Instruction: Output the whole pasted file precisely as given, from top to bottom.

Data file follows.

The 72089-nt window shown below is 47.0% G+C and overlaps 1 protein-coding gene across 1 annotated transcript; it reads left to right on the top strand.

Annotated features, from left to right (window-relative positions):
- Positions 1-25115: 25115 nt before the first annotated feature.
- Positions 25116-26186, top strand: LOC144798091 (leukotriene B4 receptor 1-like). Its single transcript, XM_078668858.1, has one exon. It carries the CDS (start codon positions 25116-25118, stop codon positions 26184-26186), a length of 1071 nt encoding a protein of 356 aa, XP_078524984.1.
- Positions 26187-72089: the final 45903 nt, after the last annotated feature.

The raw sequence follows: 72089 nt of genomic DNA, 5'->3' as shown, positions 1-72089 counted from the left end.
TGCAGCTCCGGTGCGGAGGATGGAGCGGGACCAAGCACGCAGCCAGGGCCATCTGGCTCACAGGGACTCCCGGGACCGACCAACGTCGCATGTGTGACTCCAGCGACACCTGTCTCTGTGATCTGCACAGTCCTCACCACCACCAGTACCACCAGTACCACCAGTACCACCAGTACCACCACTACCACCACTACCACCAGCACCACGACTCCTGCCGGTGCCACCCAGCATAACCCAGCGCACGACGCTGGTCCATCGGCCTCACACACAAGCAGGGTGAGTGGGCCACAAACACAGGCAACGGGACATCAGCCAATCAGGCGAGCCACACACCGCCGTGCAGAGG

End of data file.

The 72089-nt window shown below is 47.0% G+C and overlaps 1 protein-coding gene across 1 annotated transcript; it reads left to right on the top strand.

Annotated features, from left to right (window-relative positions):
- Positions 1-25115: 25115 nt before the first annotated feature.
- Positions 25116-26186, top strand: LOC144798091 (leukotriene B4 receptor 1-like). Its single transcript, XM_078668858.1, has one exon. It carries the CDS (start codon positions 25116-25118, stop codon positions 26184-26186), a length of 1071 nt encoding a protein of 356 aa, XP_078524984.1.
- Positions 26187-72089: the final 45903 nt, after the last annotated feature.

The raw sequence follows: 72089 nt of genomic DNA, 5'->3' as shown, positions 1-72089 counted from the left end.
TGCAGCTCCGGTGCGGAGGATGGAGCGGGACCAAGCACGCAGCCAGGGCCATCTGGCTCACAGGGACTCCCGGGACCGACCAACGTCGCATGTGTGACTCCAGCGACACCTGTCTCTGTGATCTGCACAGTCCTCACCACCACCAGTACCACCAGTACCACCAGTACCACCAGTACCACCACTACCACCACTACCACCAGCACCACGACTCCTGCCGGTGCCACCCAGCATAACCCAGCGCACGACGCTGGTCCATCGGCCTCACACACAAGCAGGGTGAGTGGGCCACAAACACAGGCAACGGGACATCAGCCAATCAGGCGAGCCACACACCGCCGTGCAGAGG